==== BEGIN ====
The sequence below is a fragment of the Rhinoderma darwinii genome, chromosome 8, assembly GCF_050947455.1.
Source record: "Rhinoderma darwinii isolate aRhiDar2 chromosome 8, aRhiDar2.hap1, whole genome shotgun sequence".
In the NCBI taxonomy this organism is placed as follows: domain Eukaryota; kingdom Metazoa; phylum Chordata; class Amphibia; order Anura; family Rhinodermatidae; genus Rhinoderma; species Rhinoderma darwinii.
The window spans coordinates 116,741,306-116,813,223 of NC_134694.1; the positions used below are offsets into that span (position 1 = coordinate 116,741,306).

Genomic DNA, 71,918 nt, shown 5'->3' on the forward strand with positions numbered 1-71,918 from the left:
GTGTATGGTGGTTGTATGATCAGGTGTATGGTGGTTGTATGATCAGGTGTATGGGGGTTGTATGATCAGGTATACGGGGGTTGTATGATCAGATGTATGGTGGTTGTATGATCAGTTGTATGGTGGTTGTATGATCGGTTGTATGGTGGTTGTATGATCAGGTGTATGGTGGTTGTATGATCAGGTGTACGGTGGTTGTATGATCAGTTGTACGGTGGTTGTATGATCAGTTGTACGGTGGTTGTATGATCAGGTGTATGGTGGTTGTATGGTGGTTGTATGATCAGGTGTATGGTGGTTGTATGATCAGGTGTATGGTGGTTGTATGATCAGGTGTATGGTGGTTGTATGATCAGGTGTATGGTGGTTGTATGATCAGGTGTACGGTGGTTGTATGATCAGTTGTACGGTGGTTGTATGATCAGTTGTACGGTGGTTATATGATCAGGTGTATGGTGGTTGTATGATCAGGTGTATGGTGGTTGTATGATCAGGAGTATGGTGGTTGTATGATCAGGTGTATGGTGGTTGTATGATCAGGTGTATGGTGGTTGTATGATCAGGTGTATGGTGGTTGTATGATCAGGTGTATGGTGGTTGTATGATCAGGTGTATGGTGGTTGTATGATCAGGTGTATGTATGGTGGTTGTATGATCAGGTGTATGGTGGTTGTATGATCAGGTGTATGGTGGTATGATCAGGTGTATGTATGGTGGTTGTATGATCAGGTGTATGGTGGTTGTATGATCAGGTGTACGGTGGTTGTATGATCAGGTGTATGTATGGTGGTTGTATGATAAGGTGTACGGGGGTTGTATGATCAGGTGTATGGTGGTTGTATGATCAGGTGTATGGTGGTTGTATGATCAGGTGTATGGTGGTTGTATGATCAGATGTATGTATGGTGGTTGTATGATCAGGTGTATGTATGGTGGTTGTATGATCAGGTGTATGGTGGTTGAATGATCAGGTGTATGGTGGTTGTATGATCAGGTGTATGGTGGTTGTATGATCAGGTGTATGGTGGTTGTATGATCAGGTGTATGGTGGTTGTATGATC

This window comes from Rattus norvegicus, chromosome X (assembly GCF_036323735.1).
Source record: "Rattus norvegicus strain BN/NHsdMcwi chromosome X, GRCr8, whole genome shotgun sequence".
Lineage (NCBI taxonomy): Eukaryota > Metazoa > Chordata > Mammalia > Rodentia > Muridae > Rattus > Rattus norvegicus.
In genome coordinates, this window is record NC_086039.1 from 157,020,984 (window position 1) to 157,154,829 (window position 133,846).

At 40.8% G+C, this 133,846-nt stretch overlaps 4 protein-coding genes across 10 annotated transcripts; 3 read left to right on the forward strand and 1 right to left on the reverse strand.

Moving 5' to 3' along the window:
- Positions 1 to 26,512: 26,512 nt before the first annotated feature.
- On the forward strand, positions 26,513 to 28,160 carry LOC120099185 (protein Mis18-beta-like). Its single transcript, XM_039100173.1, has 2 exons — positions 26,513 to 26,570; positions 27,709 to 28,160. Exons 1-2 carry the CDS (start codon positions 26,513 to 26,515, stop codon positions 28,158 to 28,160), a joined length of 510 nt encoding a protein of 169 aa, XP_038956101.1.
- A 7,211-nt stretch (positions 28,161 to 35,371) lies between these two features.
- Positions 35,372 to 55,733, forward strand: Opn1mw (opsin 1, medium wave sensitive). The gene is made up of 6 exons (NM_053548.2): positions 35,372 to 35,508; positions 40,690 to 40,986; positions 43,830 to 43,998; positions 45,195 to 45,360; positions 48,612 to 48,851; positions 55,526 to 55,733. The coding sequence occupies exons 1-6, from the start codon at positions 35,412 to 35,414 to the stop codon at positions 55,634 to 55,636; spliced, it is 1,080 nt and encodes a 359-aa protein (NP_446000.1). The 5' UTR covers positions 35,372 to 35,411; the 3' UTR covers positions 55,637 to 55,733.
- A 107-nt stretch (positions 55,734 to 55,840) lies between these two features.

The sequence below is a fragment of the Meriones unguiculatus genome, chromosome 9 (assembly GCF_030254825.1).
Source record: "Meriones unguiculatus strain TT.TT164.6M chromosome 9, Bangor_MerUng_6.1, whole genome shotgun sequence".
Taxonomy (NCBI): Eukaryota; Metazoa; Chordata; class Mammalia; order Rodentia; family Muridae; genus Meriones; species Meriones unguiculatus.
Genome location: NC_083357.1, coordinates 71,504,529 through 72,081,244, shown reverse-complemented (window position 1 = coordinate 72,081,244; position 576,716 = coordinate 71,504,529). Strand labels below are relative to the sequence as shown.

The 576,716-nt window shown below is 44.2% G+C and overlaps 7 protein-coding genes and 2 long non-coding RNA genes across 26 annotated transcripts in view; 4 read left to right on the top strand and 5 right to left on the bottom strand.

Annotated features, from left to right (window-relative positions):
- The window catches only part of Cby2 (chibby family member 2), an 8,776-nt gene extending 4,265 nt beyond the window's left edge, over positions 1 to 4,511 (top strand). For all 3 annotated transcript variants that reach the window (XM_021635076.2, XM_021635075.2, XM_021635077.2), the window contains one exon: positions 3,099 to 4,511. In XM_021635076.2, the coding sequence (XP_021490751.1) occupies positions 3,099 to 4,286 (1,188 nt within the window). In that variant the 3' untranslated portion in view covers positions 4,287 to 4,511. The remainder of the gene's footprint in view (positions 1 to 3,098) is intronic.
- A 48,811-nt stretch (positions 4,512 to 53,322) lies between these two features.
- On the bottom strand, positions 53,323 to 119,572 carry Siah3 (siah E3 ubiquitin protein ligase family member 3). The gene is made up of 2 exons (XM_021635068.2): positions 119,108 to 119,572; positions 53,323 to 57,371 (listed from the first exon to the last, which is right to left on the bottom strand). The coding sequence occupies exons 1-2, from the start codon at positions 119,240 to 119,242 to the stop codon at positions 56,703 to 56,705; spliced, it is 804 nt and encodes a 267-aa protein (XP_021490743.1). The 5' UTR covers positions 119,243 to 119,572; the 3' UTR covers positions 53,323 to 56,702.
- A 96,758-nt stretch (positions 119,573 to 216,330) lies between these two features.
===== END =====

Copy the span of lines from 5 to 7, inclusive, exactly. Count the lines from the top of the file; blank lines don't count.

Genomic DNA, 71,918 nt, shown 5'->3' on the forward strand with positions numbered 1-71,918 from the left:
GTGTATGGTGGTTGTATGATCAGGTGTATGGTGGTTGTATGATCAGGTGTATGGGGGTTGTATGATCAGGTATACGGGGGTTGTATGATCAGATGTATGGTGGTTGTATGATCAGTTGTATGGTGGTTGTATGATCGGTTGTATGGTGGTTGTATGATCAGGTGTATGGTGGTTGTATGATCAGGTGTACGGTGGTTGTATGATCAGTTGTACGGTGGTTGTATGATCAGTTGTACGGTGGTTGTATGATCAGGTGTATGGTGGTTGTATGGTGGTTGTATGATCAGGTGTATGGTGGTTGTATGATCAGGTGTATGGTGGTTGTATGATCAGGTGTATGGTGGTTGTATGATCAGGTGTATGGTGGTTGTATGATCAGGTGTACGGTGGTTGTATGATCAGTTGTACGGTGGTTGTATGATCAGTTGTACGGTGGTTATATGATCAGGTGTATGGTGGTTGTATGATCAGGTGTATGGTGGTTGTATGATCAGGAGTATGGTGGTTGTATGATCAGGTGTATGGTGGTTGTATGATCAGGTGTATGGTGGTTGTATGATCAGGTGTATGGTGGTTGTATGATCAGGTGTATGGTGGTTGTATGATCAGGTGTATGGTGGTTGTATGATCAGGTGTATGTATGGTGGTTGTATGATCAGGTGTATGGTGGTTGTATGATCAGGTGTATGGTGGTATGATCAGGTGTATGTATGGTGGTTGTATGATCAGGTGTATGGTGGTTGTATGATCAGGTGTACGGTGGTTGTATGATCAGGTGTATGTATGGTGGTTGTATGATAAGGTGTACGGGGGTTGTATGATCAGGTGTATGGTGGTTGTATGATCAGGTGTATGGTGGTTGTATGATCAGGTGTATGGTGGTTGTATGATCAGATGTATGTATGGTGGTTGTATGATCAGGTGTATGTATGGTGGTTGTATGATCAGGTGTATGGTGGTTGAATGATCAGGTGTATGGTGGTTGTATGATCAGGTGTATGGTGGTTGTATGATCAGGTGTATGGTGGTTGTATGATCAGGTGTATGGTGGTTGTATGATC

This window comes from Rattus norvegicus, chromosome X (assembly GCF_036323735.1).